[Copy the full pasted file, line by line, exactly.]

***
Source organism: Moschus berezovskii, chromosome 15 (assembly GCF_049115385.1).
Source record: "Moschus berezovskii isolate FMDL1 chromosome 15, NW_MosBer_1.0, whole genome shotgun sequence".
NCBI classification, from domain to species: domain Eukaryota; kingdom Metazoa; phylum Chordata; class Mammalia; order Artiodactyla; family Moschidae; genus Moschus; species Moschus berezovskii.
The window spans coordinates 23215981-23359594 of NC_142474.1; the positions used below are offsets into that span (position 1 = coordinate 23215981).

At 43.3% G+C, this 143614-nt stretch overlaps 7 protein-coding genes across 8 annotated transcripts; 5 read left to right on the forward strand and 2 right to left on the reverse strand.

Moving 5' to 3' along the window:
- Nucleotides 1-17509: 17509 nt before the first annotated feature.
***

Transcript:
Source organism: Moschus berezovskii, chromosome 15 (assembly GCF_049115385.1).
Source record: "Moschus berezovskii isolate FMDL1 chromosome 15, NW_MosBer_1.0, whole genome shotgun sequence".
NCBI classification, from domain to species: domain Eukaryota; kingdom Metazoa; phylum Chordata; class Mammalia; order Artiodactyla; family Moschidae; genus Moschus; species Moschus berezovskii.
The window spans coordinates 23215981-23359594 of NC_142474.1; the positions used below are offsets into that span (position 1 = coordinate 23215981).

At 43.3% G+C, this 143614-nt stretch overlaps 7 protein-coding genes across 8 annotated transcripts; 5 read left to right on the forward strand and 2 right to left on the reverse strand.

Moving 5' to 3' along the window:
- Nucleotides 1-17509: 17509 nt before the first annotated feature.